JPND BRain Imaging, cognition, Dementia and next generation GEnomics

Lead Research Organisation: University of Edinburgh
Department Name: Centre Cogn Ageing and Cogn Epidemiology

Abstract

Establishing efficient prevention strategies for dementia and Alzheimer disease (AD) is a major health priority for the coming years. An important hurdle is that pathological processes leading to AD begin many years before clinical diagnosis, hence efficient prevention should be initiated very early. This requires identifying individuals in the general population who are at high risk of developing dementia and exploring the molecular pathways underlying the structural brain alterations that precede the occurrence of dementia, an essential step for identifying novel relevant drug targets. To tackle these important questions we propose to explore the genetic and epigenetic determinants of quantitative MRI-markers of brain aging that are powerful predictors of dementia/AD risk, and to examine the clinical significance of the markers in a population-based setting. Leveraging the extensive information collected within the largest European population-based cohort studies with neuroimaging data, we will first search for genetic variants associated with established and novel MRI-markers of brain aging, focusing particularly on rare variants, using both an agnostic and candidate locus approach (loci identified through genome-wide association studies [GWAS] as associated AD or with MRI-markers of brain aging). In contrast with GWAS signals, rare variants may lead to the discovery of causal variants, and have hardly been explored in association with structural MRI-markers. Second, we will take an original lifetime perspective, through examination of samples in various age categories spanning from young adulthood to older age, many of which with repeated MRI and blood sampling. Indeed, there is increasing evidence that early-life factors play an important role in the occurrence of late-onset neurodegenerative diseases. We propose an innovative exploration of lifetime changes in methylation associated with structural brain alterations using a novel bisulfite sequencing technology, to help identify functional and disease relevant variants. We will also study the modifying effect of vascular risk factors and socio-economic status on genetic/epigenetic determinants of brain aging. Third, we will explore the clinical significance of genetic and epigenetic markers we identify by examining their association with cognitive performance, cognitive decline and risk of dementia/AD, capitalizing on the elaborate cognitive testing and prospective dementia surveillance available in all studies.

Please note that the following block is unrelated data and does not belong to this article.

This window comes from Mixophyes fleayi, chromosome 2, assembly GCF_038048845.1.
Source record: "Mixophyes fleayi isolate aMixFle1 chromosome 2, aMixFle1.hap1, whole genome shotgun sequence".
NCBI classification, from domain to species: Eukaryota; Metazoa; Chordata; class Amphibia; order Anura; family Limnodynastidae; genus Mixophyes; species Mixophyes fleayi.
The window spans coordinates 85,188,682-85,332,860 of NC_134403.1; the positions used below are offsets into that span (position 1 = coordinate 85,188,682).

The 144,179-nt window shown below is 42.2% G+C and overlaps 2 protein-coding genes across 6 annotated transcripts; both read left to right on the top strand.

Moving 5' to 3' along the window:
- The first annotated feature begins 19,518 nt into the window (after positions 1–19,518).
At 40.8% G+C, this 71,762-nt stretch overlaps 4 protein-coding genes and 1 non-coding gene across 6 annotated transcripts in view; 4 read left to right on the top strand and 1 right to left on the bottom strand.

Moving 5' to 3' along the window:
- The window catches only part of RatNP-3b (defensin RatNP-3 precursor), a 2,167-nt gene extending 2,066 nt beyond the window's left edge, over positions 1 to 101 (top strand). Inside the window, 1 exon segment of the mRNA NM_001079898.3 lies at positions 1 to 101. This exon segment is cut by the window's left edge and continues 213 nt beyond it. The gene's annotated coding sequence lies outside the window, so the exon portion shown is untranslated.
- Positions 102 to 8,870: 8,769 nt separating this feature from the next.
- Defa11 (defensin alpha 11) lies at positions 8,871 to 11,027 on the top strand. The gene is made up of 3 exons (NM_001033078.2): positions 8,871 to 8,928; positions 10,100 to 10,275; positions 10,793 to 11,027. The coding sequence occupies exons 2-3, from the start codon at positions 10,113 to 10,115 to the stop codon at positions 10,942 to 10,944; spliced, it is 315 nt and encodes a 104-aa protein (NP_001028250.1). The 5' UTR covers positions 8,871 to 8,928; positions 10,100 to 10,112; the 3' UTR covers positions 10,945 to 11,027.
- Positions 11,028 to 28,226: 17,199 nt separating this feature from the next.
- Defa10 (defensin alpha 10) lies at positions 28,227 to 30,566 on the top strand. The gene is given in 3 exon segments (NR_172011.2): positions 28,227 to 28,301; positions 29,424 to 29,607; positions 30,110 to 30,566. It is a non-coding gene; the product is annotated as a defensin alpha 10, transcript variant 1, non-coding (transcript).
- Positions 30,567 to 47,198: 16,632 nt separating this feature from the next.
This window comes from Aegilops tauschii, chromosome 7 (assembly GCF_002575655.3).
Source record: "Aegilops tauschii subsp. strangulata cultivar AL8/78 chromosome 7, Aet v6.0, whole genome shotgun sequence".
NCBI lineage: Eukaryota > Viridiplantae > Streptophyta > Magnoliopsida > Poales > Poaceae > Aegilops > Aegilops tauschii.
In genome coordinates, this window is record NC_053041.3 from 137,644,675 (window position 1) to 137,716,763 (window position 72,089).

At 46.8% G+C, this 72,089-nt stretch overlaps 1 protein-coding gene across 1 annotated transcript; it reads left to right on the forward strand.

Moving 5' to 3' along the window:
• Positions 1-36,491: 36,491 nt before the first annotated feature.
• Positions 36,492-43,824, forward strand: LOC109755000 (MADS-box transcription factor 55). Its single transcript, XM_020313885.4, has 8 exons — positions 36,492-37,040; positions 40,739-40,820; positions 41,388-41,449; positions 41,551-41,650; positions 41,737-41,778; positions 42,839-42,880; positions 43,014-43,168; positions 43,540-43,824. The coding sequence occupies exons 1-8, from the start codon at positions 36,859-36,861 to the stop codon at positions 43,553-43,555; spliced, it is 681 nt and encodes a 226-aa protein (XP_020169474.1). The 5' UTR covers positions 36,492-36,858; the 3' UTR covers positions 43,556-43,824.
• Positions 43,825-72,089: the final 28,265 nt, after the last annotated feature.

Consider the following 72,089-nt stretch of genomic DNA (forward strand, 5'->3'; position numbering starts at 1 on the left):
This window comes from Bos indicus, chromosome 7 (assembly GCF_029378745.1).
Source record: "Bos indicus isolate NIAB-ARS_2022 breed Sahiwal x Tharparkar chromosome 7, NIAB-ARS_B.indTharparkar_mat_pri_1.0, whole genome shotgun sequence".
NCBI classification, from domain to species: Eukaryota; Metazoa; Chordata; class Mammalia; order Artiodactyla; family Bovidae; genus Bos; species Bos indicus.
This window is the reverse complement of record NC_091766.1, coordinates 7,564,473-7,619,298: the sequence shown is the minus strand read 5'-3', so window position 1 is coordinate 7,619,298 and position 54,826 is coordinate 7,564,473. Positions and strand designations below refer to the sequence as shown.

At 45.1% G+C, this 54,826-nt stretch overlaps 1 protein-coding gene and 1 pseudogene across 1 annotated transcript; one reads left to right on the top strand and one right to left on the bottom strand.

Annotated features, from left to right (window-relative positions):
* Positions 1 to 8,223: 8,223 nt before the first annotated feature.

Technical Summary